13 cadets that graduated in March 1942, and was the foundation of the 99th
Pursuit Squadron. "He was our commander, intelligent, disciplined and visionary.
He knew how to relate to people who didn’t want him where he was.’’
The Tuskegee Airmen went on to become legendary. From 1942 to 1946, 992 airmen
were trained. Of that number, 450 went overseas in combat. This number is part
of a 16.4 million force involved in WWII. Smith graduated as a second lieutenant
in May 1943.
At the age of 22, he was a fighter pilot in Europe, flying P-39 Airocobra,
P-47 Thunderbolt and P-51 Mustang aircraft. During his career, he is credited
with destroying two German enemy aircraft in aerial combat and 10 German aircraft
in ground-strafing missions.
"We were told our mission was to‘reduce Germany’s ability to wage
war.’ The Germans realized they would have to get through us to their targets," Smith
Their success was outstanding, protecting 200 bombing missions without losing
a bomber. And that success helped bring more fame and particularly respect,
often more so from the enemy.
The Friday the 13th flight
Now a captain, Smith’s combat aviation career was scheduled to end in
October 1944, and he thought he might become an instructor. But on Oct. 13,
a Friday, on his 133rd and final combat mission, he parachuted from his burning
Mustang aircraft over Yugoslavia and was held prisoner for seven months until
the war ended. Badly injured, Smith was in a German hospital for that time,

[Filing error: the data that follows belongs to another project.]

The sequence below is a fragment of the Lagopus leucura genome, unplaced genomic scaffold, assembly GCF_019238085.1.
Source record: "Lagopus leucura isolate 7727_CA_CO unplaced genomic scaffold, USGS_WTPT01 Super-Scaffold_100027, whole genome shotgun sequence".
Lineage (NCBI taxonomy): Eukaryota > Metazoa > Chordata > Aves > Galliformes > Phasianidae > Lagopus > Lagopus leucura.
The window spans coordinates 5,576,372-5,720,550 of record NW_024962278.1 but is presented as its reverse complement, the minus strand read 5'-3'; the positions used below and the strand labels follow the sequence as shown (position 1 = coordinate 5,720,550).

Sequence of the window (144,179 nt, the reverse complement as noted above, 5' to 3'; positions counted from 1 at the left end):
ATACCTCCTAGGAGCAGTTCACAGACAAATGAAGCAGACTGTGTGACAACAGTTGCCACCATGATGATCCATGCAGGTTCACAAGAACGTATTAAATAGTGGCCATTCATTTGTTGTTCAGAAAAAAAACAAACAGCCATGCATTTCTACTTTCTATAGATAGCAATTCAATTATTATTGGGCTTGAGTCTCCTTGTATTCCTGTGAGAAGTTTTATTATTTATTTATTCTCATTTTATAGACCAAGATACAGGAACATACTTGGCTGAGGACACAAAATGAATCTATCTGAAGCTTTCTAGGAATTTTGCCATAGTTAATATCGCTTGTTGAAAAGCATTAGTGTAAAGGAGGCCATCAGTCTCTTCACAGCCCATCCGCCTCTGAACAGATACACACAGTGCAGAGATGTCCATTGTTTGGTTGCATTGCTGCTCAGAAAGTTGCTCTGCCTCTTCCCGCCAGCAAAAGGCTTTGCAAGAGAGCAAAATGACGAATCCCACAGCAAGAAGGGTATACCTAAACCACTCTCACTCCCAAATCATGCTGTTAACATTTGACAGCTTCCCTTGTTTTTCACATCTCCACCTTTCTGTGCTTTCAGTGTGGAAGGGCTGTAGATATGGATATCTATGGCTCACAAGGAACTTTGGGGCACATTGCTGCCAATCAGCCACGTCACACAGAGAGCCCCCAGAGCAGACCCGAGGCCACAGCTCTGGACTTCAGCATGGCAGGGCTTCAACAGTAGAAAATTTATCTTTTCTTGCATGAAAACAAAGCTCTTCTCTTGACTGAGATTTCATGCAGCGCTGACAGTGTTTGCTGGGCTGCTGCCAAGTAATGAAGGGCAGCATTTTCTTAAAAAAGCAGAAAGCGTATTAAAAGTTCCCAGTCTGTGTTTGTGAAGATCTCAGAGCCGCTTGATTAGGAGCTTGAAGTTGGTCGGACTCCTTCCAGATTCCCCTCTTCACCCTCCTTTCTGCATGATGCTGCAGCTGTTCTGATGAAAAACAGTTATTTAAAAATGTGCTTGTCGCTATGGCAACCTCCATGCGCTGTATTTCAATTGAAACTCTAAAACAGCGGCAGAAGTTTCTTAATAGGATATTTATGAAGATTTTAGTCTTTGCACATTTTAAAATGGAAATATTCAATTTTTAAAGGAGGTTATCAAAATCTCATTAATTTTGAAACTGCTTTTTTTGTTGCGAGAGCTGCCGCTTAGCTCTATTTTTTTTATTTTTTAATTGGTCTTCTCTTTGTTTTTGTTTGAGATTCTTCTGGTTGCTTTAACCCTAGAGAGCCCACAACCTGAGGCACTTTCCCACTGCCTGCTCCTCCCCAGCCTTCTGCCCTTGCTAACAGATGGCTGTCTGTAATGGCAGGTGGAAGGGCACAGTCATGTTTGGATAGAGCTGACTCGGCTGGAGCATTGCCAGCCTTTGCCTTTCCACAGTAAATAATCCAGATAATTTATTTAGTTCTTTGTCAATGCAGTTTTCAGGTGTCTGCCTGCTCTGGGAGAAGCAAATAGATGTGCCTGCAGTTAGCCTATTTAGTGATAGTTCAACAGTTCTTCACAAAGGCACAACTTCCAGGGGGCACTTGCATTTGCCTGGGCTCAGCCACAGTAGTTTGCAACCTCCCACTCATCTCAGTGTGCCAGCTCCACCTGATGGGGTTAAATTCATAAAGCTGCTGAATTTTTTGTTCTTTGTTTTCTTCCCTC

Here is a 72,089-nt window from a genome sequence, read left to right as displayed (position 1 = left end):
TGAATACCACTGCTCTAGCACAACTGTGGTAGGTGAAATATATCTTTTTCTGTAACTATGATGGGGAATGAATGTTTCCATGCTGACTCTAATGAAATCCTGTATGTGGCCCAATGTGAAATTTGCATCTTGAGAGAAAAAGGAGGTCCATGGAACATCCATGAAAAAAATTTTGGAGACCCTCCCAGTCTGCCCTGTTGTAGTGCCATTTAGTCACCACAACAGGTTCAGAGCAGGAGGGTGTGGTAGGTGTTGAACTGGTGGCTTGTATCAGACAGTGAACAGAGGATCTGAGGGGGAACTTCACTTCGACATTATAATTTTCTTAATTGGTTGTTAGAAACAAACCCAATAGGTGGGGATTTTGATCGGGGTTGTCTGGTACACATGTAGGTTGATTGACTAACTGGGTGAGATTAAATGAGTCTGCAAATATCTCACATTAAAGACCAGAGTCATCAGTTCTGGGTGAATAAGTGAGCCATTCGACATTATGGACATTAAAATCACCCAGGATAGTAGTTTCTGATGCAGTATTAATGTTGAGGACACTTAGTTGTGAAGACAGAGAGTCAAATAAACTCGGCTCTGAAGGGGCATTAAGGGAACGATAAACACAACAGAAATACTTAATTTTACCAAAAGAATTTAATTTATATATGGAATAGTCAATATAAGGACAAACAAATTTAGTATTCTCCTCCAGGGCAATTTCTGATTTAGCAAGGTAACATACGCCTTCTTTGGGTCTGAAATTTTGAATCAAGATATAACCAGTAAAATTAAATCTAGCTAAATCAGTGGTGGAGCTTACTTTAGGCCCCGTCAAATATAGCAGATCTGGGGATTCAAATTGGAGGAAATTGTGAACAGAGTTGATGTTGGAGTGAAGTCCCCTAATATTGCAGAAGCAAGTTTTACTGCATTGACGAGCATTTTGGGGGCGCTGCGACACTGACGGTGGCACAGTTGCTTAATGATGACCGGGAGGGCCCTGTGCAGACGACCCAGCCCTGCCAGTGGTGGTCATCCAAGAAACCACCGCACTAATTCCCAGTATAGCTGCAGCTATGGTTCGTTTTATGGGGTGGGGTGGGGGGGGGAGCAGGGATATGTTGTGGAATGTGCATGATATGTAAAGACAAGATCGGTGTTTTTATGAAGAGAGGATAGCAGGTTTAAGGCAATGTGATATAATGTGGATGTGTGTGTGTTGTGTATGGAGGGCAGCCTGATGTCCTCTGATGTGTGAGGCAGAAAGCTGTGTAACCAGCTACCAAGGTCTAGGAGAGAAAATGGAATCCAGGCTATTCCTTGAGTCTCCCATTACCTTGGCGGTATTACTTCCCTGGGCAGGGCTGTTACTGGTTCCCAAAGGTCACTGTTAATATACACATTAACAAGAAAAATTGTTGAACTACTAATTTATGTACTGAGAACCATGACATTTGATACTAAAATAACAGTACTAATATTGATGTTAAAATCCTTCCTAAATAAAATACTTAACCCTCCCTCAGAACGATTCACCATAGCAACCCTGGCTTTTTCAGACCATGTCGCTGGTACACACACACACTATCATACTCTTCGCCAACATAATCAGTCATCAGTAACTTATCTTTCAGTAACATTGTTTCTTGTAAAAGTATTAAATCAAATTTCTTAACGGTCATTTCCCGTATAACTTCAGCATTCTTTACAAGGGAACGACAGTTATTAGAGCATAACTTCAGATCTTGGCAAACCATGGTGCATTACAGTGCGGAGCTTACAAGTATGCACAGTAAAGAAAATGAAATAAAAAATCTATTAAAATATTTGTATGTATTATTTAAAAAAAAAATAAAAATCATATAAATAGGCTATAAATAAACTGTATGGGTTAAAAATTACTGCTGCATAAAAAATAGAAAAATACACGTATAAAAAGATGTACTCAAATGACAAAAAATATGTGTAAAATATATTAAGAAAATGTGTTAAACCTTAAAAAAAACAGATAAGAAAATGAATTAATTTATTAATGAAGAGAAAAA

and then hospitalized for two more years upon returning to America.
Smith was awarded the Distinguished Flying Cross, Air Medal with six Oak Leaf
Clusters, Purple Heart, eight European and Mediterranean Theaters Campaign
Ribbons, and the Prisoner of War Medal after being permanently injured on his
final combat mission.
The Senate recently approved him for the Congressional Gold Medal. Action is
now expected in the House.
"(The Tuskegee Airmen) had a tremendous impact on me as an individual, on black
and white Americans, and America itself. It was a transformation from segregation,
racism and discrimination to racial diversity. This began in the skies over Europe
and the attitudes developed by bomber pilots.’’
Smith was permanently physically disabled from his injuries. However, he was
extremely motivated by his survival to pursue goals and, long before the Army’s
tag line, be all he could be. He returned to the University of Iowa and finished
his degree in mechanical engineering, which was, he said, not a typical career
choice for black students. After some false starts, he was employed by General
Electric’s Missile and Space Operations in Philadelphia as an aerospace
engineer until his retirement in 1988. He and his wife, Lois, raised two children,
both Princeton graduates.
Among other honors and contributions, Smith served on the Architect-Engineer
Evaluation Jury that chose the design for the World War II Memorial on the
Mall in Washington, D.C. He was one of seven veterans chosen to accompany President
Bill Clinton to Europe for the 50th anniversary of the end of WW II. Moreover,
he has contributed significantly to the achievement of racial equality and
helped change the face of the military.
Smith and his fellow Tuskegee airmen have achieved legendary status and cannot